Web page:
The Stand

Break pay, mass incarceration, 5 days ’til Wednesday…

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Friday, July 17, 2015

 


AGRICULTURE

 

► From AP — High court: Washington farmworkers entitled to break pay — “Paid breaks for workers are a basic principle embodied in state law, and this decision ensures that some agricultural workers, who often perform difficult work for low pay, aren’t denied this right arbitrarily, based solely on their compensation method,” said Washington Attorney General Bob Ferguson, whose office supported the pickers. The decision came in a case involving Sakuma Brothers Farms.

► In the Skagit Valley Herald — Court rules farmworkers must be paid separately for rest breaks — Familias Unidas por la Justica is counting the ruling as win for farmworkers, but said it’s just one step in the right direction. The group has been trying for several years to negotiate a contract with Sakuma.

YHR-farmworkers-rest-case► In the Yakima H-R — How real is the farm labor shortage? — The term “labor shortage” gets thrown around a lot these days, with percentages ranging from 8 percent to 15 percent to 20 percent attached to describe the gap. But not everyone is convinced that the industry has a labor shortage at all, especially with 8 percent of Yakima County residents receiving unemployment benefits. In fact, state economists charged with quantifying the “labor shortage” carefully qualify their language in the annual Agricultural Workforce Report, produced by the Employment Security Department.

 


LOCAL

 

► In today’s Seattle Times — Construction of Pacific Northwest’s largest hotel can begin: city ruling — A Seattle developer has won a fight against a powerful union to build the largest hotel north of San Francisco. Officials at R.C. Hedreen Co. say a ruling this week by the city’s hearing examiner on an appeal filed by Unite Here Local 8 means they can finally begin construction on the $400 million, 45-story project.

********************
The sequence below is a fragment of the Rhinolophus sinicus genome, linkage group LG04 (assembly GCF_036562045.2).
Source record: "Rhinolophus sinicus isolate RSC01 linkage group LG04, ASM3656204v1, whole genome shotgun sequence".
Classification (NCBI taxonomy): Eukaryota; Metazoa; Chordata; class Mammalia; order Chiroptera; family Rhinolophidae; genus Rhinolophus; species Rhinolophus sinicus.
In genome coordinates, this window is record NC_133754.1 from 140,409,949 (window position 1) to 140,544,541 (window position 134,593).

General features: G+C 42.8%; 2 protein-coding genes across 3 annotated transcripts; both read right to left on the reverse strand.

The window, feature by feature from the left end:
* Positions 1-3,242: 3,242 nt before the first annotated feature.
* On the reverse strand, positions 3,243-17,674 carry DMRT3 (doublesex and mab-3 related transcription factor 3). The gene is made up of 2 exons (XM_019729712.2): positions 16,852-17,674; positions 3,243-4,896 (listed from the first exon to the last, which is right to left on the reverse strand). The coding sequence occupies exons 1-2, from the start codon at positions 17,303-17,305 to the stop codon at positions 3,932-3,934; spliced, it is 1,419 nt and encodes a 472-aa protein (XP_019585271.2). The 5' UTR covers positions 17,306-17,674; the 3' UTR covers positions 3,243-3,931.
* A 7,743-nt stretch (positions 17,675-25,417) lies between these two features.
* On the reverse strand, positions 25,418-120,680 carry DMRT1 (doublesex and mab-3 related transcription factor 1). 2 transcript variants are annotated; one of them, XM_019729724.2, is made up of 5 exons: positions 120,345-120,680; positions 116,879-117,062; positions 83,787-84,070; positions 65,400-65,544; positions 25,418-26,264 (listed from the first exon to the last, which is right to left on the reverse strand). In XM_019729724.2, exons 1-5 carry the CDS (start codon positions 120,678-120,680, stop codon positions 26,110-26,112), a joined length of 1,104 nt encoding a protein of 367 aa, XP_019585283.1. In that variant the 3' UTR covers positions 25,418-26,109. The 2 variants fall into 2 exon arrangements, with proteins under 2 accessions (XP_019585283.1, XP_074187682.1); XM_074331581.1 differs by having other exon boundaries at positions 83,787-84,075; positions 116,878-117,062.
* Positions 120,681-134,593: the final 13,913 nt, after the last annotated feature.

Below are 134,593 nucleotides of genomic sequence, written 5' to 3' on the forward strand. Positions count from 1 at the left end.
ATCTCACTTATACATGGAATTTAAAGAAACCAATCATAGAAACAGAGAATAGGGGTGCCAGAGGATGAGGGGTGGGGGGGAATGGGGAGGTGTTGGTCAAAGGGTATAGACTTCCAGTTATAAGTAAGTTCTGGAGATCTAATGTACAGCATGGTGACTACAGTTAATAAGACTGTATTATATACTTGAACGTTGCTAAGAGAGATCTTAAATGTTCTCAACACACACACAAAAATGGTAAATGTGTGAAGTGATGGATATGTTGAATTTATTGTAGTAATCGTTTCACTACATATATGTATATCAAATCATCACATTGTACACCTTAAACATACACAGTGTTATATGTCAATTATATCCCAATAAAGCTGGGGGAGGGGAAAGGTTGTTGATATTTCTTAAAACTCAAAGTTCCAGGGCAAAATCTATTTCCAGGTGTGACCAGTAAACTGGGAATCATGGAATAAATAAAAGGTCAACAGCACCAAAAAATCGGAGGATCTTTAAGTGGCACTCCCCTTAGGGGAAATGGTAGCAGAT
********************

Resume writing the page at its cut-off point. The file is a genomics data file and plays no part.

tdn-kapstone► In today’s (Longview) Daily News — KapStone workers OK unfair labor practice strike — About 99 percent of voting union members approve of the strike authorization, AWPPW officials said Wednesday night. The vote is an attempt to show that any strike would be over an unfair labor practice rather than purely economic concerns. KapStone could not legally hire permanent replacement workers if it was an unfair labor practices strike.

► In today’s News Tribune — Union wants more controllers at Tacoma Narrows Airport — When air traffic controllers at Tacoma Narrows Airport have to use the restroom, they take a portable radio with them to answer calls from aviators.

► From AP — Seattle tunnel contractors say digging to resume by Nov. 23 — Critical final repairs are being made this week to Bertha, Seattle’s tunnel boring machine, and digging is slated to resume by Nov. 23.

► In today’s Oregonian — Port of Portland needs labor peace, truckers and infrastructure (editorial) — As has always been the case, the best resolution is for ICTSI Oregon Inc. and the ILWU to resolve their differences and help the Port to convince international shipping lines that turnaround times in Portland will meet industry standards if container vessels return to Portland.

 


STATE GOVERNMENT

 

road-dollar-sign► In today’s Spokesman-Review — State gas tax a tale of two votes (by Shawn Vestal) — On one hand, Sen. Michael Baumgartner worked alongside local Democrats to pull a lot of money to the dry side of the state, including the final funding for the North Spokane Corridor. Baumgartner took perhaps the toughest vote a Republican can take these days, voting yes on the gas tax. On the other hand, Rep. Kevin Parker stuck to the never-tax line and voted against the package. He took perhaps the easiest vote a Republican can take these days, voting a symbolic no as the benefits come to his district anyway.

► From KUOW — Capital construction budget includes $130M in lawmaker-requested projects — Before they left town, Washington lawmakers approved a nearly $4 billion capital construction budget. That includes $130 million in member-requested projects – what you might call pork. These are the “bring home the bacon” projects.

► From KUOW — Record-long session produced surprisingly few new laws — Split control of the Washington legislature may explain why so many ideas failed to make it through the legislative sausage-making process.